Governments urgently need to improve their policy readiness if they want to have any chance of achieving the Sustainable Development Goals (SDGs) on inequalities. Governments in developing countries do not yet have the laws and policies in place to allow them to achieve SDG 5 on gender equality and SDG 10 on reduced inequality within and among countries. In ActionAid’s study, only three of ten developing countries had over 65% of key inequality-reducing policies in place. To make things worse, rich countries are not adequately supporting developing countries to achieve the SDGs, contrary to SDG 17’s aim to “revitalize the global partnership for sustainable development”. Indeed, some rich countries’ domestic and development policies deepen inequalities globally. Ultimately, governments’ failure to address women’s inequalities may jeopardise achievement of all SDGs.
The focus of the inequality debate generally has been on reducing income inequality. But this ignores the fact that inequality has a more severe impact on women. ActionAid’s experience shows that reducing income inequality will not be enough to change women’s lives; laws and policies must also respond to the multiple and overlapping inequalities that affect different groups of women. Significant among these are violence against women and girls (VAWG), the inequalities facing women in education, health, mobility, obtaining decent paid work, unequal access to and control over land and resources, and unpaid care burden. ActionAid analysed that the total amount of both paid and unpaid work undertaken by women and men and found that globally, a young woman entering the job market today can expect to work for the equivalent of an average of four years more than her male peers over her lifetime, as she is balancing both paid andunpaid care work. This amounts to the equivalent of an extra one month’s work for every woman, every year of a woman’s life.
In The Price of Privilege ActionAid shows how powerful forces at the global level prevent countries from addressing inequalities. Blockages at the national level also stop laws and policies to reduce inequalities from being put in place. For example, social protection is recognised as a key redistributive policy with positive effects in reducing inequality, yet only two of the ten developing countries ActionAid studied have comprehensive coverage.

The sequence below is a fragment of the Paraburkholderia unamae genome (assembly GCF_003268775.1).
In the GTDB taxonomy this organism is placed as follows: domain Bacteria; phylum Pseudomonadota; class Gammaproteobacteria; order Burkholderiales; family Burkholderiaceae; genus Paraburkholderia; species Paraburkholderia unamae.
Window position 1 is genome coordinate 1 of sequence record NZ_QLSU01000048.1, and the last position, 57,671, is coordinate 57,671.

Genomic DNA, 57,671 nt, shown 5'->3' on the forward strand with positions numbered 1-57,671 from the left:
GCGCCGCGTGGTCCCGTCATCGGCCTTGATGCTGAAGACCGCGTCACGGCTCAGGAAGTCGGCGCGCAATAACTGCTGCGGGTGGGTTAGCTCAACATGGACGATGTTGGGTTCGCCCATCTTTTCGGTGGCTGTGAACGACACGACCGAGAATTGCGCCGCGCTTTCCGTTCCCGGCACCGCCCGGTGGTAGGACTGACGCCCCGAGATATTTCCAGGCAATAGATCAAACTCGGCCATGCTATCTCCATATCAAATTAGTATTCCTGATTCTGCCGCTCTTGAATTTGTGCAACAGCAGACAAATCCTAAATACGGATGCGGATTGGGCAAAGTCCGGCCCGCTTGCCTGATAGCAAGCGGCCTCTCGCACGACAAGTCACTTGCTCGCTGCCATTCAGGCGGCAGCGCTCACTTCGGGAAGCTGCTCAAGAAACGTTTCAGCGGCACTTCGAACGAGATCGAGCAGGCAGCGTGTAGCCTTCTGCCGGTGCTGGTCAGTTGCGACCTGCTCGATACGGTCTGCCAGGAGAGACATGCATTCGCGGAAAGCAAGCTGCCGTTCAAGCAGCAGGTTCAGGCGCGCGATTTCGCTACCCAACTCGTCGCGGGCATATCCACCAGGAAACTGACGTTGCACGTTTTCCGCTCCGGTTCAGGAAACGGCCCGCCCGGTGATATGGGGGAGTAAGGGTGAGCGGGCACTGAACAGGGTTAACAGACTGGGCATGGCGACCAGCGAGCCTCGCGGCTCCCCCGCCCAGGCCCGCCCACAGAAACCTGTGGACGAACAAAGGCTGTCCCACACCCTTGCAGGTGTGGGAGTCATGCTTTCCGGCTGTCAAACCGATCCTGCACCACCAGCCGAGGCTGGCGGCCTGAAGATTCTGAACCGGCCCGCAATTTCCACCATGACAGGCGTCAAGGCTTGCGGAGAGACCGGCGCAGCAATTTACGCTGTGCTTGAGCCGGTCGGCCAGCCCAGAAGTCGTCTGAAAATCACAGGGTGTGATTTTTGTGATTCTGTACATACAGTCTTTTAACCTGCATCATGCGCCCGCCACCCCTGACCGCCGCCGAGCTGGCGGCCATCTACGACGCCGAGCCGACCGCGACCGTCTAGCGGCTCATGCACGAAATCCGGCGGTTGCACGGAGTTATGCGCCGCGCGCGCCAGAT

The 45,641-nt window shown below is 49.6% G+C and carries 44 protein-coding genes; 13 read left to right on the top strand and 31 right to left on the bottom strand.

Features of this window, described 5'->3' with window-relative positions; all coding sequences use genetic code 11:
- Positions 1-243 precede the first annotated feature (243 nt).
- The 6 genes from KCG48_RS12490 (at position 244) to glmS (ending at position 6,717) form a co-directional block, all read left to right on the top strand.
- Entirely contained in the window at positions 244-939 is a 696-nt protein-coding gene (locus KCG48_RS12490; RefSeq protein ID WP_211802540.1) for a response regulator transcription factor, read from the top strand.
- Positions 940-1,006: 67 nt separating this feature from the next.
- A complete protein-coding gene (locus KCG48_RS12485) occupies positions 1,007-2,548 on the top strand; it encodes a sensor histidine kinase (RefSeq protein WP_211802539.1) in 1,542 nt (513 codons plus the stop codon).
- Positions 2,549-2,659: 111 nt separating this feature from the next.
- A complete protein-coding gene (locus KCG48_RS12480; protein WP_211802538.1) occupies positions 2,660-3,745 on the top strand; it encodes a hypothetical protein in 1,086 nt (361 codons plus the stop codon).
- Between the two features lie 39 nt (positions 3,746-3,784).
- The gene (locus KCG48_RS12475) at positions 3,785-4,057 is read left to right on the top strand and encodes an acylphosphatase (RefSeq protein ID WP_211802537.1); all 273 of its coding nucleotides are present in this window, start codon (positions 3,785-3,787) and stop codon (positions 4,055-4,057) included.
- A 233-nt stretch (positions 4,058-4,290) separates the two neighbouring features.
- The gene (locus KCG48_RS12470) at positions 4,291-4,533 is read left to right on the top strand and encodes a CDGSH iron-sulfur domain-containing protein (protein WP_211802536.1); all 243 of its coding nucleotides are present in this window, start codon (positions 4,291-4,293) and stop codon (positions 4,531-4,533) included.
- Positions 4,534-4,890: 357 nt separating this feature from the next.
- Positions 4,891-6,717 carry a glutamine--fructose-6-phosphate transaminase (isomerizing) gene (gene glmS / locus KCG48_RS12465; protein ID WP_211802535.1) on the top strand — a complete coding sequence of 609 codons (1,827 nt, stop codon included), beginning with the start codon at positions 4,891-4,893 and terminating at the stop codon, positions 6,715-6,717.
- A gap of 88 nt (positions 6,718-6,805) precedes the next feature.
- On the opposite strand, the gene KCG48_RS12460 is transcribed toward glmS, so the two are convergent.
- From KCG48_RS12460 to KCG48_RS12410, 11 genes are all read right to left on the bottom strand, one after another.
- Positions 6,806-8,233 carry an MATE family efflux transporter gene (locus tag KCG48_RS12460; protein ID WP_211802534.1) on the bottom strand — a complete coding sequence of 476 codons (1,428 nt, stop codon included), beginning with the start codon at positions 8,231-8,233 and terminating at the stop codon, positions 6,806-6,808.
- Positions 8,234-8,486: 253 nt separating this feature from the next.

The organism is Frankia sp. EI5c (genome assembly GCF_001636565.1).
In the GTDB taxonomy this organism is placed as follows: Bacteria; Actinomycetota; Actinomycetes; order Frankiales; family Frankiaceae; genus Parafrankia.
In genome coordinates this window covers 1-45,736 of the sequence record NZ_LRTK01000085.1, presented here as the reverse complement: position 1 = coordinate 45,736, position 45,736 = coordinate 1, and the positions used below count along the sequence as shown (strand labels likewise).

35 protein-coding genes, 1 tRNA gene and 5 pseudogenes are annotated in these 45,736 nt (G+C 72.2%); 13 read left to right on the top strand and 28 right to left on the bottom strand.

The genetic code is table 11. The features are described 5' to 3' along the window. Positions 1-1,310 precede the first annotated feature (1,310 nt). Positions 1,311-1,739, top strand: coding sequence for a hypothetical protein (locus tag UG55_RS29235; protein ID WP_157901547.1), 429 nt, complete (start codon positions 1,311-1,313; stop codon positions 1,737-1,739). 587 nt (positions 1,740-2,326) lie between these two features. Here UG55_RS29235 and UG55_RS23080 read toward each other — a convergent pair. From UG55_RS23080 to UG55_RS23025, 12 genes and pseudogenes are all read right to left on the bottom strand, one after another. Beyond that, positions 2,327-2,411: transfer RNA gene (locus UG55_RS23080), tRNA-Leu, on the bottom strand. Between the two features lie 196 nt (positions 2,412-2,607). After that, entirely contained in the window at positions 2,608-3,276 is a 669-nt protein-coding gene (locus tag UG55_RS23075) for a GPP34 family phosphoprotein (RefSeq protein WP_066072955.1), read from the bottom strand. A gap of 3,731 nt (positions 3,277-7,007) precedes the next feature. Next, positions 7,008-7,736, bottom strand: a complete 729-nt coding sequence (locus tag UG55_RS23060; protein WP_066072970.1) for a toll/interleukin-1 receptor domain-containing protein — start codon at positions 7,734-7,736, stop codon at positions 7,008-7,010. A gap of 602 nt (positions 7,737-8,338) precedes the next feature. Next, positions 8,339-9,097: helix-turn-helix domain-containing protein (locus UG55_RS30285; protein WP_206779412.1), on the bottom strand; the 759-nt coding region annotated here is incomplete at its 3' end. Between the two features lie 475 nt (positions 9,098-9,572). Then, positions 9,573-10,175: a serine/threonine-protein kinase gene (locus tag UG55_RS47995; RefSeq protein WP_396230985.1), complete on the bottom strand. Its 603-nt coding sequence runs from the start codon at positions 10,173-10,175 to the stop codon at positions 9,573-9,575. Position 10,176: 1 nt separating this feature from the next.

In this report, ActionAid looks at where governments are policy ready and where they are not, identifying where key policies, laws and supportive environmentswill allow governments to take the first step towardsgreater economic and gender equality.
ActionAid believes that empowered communities pushing for change can make the change sustainable.For example, women’s collective action in Nepal has led to the adoption of a strikingly progressiveconstitution that commits the government to measuring women’s unpaid care work. Policy or laws alone may not always lead to change but their existence strengthens civil society campaigns for change on the ground. To improve their policy readiness to achieve the SDGs, civil society and national governments should:
- Shift policy decision making power away from those who currently hold power and influence, including multilateral institutions, rich-country governments, elite groups, and multinational corporations, and towards developing country governments and their people.
- Develop and hold governments accountable to redistributive national plans with policies that support the accomplishment of the SDGs. Such policies would aim to:
- recognise, redistribute and reduce women’s unpaid care work
- improve opportunities for decent work and wages for women and young people
- stop violence against women and girls
- improve women’s mobility, and their capacity to organise and participate in decision- making at all levels
- improve women’s access to education and health, and their access to and control over natural and economic resources.
- Put in place appropriate systems, governance, financial support, and monitoring and evaluation programmes so policies can be designed with a genuine “feminist lens” insisting that women’s development potential be at the centre of analysis and decisions. Those systems should be implemented with sufficient information, infrastructure and budget, and rigorously monitored by women and girls who are given the power to hold decision-makers accountable.
In a forthcoming study, Shifting Power, ActionAid will look at developing-country women’s perspectives of inequality and show how women’s collective action can spur implementation of improved policies and change cultural norms, thus reducing inequalities women face. ActionAid recognise that policies and laws are only the starting point. However, it is clear that having the right policies and laws in place is a crucial first step towards genuine change for women.